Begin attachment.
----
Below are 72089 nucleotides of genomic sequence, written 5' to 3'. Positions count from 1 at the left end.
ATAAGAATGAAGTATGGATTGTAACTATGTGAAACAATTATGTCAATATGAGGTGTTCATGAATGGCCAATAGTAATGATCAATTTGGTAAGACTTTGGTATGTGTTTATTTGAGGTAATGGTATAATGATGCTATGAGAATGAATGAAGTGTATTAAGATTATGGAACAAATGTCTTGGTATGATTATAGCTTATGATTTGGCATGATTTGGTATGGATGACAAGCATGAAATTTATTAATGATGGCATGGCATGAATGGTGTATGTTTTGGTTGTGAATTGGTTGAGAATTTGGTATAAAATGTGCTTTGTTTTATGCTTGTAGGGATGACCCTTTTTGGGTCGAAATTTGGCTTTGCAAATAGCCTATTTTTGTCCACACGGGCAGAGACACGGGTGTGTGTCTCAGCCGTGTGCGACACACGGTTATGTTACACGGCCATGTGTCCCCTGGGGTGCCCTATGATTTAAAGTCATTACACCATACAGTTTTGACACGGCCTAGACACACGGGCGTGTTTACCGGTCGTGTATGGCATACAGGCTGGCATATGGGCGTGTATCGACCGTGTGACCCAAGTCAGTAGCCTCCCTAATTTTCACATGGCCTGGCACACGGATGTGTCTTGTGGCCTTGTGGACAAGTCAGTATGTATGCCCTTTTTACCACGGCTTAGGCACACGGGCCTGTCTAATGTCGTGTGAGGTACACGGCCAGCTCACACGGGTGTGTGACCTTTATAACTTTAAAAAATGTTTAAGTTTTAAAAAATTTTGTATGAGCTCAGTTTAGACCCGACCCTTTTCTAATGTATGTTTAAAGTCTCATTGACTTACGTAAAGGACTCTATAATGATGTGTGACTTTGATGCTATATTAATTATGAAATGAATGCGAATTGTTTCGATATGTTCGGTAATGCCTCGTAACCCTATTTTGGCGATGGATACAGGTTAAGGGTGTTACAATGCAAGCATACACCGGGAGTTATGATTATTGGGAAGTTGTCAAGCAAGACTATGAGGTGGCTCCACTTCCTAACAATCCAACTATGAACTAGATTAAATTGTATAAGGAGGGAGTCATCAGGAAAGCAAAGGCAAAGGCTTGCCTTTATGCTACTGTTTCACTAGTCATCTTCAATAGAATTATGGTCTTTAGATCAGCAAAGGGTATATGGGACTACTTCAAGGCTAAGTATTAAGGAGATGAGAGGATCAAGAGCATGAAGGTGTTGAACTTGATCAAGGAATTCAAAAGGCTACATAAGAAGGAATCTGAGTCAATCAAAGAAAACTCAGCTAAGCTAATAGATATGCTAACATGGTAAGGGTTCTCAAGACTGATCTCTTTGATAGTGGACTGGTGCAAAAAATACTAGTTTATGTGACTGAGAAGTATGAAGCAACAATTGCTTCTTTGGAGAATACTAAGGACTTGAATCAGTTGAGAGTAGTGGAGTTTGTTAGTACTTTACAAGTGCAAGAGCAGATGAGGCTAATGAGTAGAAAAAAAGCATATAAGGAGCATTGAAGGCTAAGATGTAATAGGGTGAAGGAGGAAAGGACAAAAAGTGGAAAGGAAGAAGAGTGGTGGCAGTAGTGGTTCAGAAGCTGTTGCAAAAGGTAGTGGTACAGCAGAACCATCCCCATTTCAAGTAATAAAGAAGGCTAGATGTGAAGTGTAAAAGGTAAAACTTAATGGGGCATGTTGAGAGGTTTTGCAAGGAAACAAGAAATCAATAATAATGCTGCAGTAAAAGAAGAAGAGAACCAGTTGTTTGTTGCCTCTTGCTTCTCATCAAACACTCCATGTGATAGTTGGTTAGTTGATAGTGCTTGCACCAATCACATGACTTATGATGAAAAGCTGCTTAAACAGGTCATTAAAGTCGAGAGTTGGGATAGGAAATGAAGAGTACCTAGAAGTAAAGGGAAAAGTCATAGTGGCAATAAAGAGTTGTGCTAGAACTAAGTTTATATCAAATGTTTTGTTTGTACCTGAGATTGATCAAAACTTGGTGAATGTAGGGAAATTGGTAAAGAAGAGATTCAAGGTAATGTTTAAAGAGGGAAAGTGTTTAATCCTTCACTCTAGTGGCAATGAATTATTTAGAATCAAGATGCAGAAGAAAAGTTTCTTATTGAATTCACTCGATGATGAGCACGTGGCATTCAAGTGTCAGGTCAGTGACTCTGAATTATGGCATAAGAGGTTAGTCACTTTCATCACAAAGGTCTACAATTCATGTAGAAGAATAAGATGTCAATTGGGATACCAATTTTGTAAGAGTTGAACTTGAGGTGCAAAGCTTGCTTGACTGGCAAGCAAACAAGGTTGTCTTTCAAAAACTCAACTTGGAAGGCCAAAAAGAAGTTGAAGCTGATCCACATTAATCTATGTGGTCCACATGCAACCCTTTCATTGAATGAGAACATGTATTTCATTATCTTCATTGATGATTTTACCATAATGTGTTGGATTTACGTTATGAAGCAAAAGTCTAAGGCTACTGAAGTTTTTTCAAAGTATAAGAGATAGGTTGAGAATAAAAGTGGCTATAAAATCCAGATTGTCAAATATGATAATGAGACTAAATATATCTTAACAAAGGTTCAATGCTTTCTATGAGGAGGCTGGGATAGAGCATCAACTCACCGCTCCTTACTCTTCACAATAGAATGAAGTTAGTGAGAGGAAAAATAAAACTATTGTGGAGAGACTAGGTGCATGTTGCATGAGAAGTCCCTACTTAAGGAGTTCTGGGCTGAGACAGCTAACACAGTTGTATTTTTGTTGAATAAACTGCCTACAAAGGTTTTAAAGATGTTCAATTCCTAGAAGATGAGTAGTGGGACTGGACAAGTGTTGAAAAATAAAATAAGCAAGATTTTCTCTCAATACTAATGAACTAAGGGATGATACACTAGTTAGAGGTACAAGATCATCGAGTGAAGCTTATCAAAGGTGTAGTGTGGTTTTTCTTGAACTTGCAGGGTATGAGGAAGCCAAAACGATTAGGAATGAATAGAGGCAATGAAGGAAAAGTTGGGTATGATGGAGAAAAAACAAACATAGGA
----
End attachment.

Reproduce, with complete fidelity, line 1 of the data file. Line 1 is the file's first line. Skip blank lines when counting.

Below are 72089 nucleotides of genomic sequence, written 5' to 3'. Positions count from 1 at the left end.